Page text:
Are you exposed to any artificial light while sleeping? Exposure to artificial light at night could be a risk factor for obesity and weight gain, according to a study from scientists at the National Institute of Health.
Because previous studies linked poor sleep to obesity and weight gain, the team was interested in researching the role that exposure to artificial light played in this association. In a press release regarding the study, co-author and chief of the Epidemiology Branch at the National Institute of Environmental Health Sciences (NIEHS) Dr. Dale Sandler stated that “although poor sleep by itself was associated with obesity and weight gain, it did not explain the associations between exposure to artificial light while sleeping and weight.”
This study, published online this week in JAMA Internal Medicine, was the first to discover an association between exposure to artificial light at night while sleeping and weight gain in women. Data from 43,722 women aged 35 to 74 from all U.S. States and Puerto Rico were used for this study. The participants had no history of cancer or cardiovascular disease; also, they were not night-shift workers, daytime sleepers, or pregnant. Participants were asked if they were exposed to artificial light at night classified as no light, a small nightlight, light outside their room, or light or television inside their bedroom. Baseline measurements of weight, height, waist and hip circumference, and body mass index were compared to measurements taken five years later.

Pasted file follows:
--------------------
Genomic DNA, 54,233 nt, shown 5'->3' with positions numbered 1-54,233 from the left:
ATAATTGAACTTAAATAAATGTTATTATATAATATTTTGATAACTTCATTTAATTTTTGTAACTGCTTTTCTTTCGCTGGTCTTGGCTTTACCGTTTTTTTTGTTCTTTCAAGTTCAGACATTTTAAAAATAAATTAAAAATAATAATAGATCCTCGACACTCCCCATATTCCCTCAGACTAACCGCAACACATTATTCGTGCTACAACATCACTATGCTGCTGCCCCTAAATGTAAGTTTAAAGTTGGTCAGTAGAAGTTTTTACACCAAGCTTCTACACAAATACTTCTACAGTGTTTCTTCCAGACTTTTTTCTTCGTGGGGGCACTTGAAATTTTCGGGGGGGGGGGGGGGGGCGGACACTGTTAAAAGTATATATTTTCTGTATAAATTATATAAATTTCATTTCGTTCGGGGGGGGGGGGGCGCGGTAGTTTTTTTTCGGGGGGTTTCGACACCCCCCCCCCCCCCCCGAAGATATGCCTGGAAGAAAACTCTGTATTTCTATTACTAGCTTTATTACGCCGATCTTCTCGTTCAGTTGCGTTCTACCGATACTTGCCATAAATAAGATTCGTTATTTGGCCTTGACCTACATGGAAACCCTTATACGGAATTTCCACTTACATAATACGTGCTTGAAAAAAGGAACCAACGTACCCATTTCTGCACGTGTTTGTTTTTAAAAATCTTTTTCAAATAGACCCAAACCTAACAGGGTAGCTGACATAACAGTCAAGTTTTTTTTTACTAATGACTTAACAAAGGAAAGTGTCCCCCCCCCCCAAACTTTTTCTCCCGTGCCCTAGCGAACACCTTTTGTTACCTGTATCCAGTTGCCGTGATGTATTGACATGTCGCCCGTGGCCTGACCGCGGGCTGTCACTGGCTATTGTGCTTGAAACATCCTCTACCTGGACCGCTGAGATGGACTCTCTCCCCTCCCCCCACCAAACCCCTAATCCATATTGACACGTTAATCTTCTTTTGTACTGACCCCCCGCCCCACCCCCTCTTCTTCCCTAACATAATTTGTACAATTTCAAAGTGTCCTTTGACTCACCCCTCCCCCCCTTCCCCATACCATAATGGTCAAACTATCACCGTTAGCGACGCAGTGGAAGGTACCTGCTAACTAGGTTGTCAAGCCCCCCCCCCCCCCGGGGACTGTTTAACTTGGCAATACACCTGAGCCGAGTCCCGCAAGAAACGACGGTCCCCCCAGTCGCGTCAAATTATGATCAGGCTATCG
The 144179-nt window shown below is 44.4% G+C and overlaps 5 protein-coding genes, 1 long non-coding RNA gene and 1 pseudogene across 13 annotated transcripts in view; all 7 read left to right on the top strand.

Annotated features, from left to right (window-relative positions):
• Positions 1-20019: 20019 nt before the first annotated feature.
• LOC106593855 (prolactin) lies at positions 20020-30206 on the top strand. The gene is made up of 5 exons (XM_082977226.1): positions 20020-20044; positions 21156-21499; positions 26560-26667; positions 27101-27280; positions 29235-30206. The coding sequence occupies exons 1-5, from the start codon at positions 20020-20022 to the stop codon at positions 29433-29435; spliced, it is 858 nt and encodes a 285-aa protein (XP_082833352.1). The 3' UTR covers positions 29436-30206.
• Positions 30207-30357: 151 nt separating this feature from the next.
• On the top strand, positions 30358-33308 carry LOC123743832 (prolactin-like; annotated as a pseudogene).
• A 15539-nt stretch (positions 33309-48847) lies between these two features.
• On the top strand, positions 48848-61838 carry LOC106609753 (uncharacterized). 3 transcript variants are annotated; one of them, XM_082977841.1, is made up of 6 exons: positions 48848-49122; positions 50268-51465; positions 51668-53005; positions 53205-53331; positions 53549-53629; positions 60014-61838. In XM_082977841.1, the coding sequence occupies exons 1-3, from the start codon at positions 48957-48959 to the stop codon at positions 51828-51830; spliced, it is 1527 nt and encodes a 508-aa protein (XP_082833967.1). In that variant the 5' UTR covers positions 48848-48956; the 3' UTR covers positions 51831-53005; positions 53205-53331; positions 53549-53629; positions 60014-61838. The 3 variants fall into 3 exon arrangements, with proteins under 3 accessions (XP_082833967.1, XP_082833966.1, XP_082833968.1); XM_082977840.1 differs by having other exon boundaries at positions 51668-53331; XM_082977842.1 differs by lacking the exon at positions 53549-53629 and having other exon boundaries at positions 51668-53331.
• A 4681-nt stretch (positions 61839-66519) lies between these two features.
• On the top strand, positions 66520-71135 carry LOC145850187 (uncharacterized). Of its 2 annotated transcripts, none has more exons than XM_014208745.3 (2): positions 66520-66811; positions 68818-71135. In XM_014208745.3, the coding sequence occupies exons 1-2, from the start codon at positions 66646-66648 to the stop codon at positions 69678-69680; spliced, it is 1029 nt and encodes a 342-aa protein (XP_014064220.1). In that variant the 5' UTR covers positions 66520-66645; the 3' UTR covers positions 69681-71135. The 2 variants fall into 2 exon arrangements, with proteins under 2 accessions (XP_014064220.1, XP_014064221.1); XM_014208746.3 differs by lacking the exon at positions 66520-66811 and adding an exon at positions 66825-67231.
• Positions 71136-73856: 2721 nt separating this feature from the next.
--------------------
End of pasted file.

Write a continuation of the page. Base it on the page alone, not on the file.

The results showed that the use of a small nightlight was not associated with weight gain, and light outside the room was associated with a modest weight gain. However, women who slept with a light or television on in their bedroom were 17% more likely to have gained 5 kilograms (11 lb.) or more. Furthermore, there was a 22% chance of becoming overweight and a 33% percent chance of becoming obese.
Dr. Chandra Jackson, co-author and head of the NIEHS Social and Environmental Determinants of Health Equity Group, notes that exposure to light at night is more common in urban areas which may lead to racial or socioeconomic discrepancies in sleep health. Jackson states that because “humans are genetically adapted to a natural environment consisting of sunlight during the day and darkness at night, exposure to artificial light at night may alter hormones and other biological processes in ways that raise the risk of health conditions like obesity.”
The authors note that there are other leading causes of obesity—such as unhealthy high-calorie diets or lack of exercise—but this may be one way that women can improve their health. Dr. Sandler stated that the United States is undergoing an obesity epidemic, and “it’s a very easy public health message to turn off the lights when you’re sleeping.”